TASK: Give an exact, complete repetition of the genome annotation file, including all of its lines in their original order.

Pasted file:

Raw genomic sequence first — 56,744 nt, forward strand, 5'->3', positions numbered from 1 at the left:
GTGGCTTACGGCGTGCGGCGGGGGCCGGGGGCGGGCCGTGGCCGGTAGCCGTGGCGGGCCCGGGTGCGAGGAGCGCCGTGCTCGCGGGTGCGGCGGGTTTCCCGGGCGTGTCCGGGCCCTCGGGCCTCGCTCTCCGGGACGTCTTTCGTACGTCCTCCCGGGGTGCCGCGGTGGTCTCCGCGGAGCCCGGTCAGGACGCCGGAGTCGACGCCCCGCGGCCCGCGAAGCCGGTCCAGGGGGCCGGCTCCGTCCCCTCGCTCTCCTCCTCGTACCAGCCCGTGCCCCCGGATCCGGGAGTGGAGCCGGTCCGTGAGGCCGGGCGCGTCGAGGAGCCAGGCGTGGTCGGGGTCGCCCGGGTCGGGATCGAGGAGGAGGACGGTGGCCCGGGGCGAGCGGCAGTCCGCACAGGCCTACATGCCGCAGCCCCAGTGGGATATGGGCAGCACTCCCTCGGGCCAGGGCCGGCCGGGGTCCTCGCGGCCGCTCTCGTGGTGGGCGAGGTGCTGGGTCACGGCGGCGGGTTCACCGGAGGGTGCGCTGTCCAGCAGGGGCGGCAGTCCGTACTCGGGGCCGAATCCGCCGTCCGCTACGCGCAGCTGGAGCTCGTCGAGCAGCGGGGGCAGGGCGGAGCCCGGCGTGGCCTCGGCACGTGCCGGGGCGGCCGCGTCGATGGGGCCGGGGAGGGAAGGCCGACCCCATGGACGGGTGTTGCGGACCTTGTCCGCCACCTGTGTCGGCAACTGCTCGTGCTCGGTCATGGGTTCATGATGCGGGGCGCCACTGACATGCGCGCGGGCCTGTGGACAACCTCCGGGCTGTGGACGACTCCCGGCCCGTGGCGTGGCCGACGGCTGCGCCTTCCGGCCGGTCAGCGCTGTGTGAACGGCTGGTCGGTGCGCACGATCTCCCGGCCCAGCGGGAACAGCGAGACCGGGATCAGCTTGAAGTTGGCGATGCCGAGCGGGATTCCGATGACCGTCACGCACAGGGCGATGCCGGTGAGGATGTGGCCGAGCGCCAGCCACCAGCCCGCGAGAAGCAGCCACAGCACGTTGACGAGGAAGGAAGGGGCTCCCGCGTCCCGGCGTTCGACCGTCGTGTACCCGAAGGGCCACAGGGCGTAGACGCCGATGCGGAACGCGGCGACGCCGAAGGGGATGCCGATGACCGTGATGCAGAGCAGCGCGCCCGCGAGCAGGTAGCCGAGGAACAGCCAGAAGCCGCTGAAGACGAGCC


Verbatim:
Raw genomic sequence first — 56,744 nt, forward strand, 5'->3', positions numbered from 1 at the left:
GTGGCTTACGGCGTGCGGCGGGGGCCGGGGGCGGGCCGTGGCCGGTAGCCGTGGCGGGCCCGGGTGCGAGGAGCGCCGTGCTCGCGGGTGCGGCGGGTTTCCCGGGCGTGTCCGGGCCCTCGGGCCTCGCTCTCCGGGACGTCTTTCGTACGTCCTCCCGGGGTGCCGCGGTGGTCTCCGCGGAGCCCGGTCAGGACGCCGGAGTCGACGCCCCGCGGCCCGCGAAGCCGGTCCAGGGGGCCGGCTCCGTCCCCTCGCTCTCCTCCTCGTACCAGCCCGTGCCCCCGGATCCGGGAGTGGAGCCGGTCCGTGAGGCCGGGCGCGTCGAGGAGCCAGGCGTGGTCGGGGTCGCCCGGGTCGGGATCGAGGAGGAGGACGGTGGCCCGGGGCGAGCGGCAGTCCGCACAGGCCTACATGCCGCAGCCCCAGTGGGATATGGGCAGCACTCCCTCGGGCCAGGGCCGGCCGGGGTCCTCGCGGCCGCTCTCGTGGTGGGCGAGGTGCTGGGTCACGGCGGCGGGTTCACCGGAGGGTGCGCTGTCCAGCAGGGGCGGCAGTCCGTACTCGGGGCCGAATCCGCCGTCCGCTACGCGCAGCTGGAGCTCGTCGAGCAGCGGGGGCAGGGCGGAGCCCGGCGTGGCCTCGGCACGTGCCGGGGCGGCCGCGTCGATGGGGCCGGGGAGGGAAGGCCGACCCCATGGACGGGTGTTGCGGACCTTGTCCGCCACCTGTGTCGGCAACTGCTCGTGCTCGGTCATGGGTTCATGATGCGGGGCGCCACTGACATGCGCGCGGGCCTGTGGACAACCTCCGGGCTGTGGACGACTCCCGGCCCGTGGCGTGGCCGACGGCTGCGCCTTCCGGCCGGTCAGCGCTGTGTGAACGGCTGGTCGGTGCGCACGATCTCCCGGCCCAGCGGGAACAGCGAGACCGGGATCAGCTTGAAGTTGGCGATGCCGAGCGGGATTCCGATGACCGTCACGCACAGGGCGATGCCGGTGAGGATGTGGCCGAGCGCCAGCCACCAGCCCGCGAGAAGCAGCCACAGCACGTTGACGAGGAAGGAAGGGGCTCCCGCGTCCCGGCGTTCGACCGTCGTGTACCCGAAGGGCCACAGGGCGTAGACGCCGATGCGGAACGCGGCGACGCCGAAGGGGATGCCGATGACCGTGATGCAGAGCAGCGCGCCCGCGAGCAGGTAGCCGAGGAACAGCCAGAAGCCGCTGAAGACGAGCC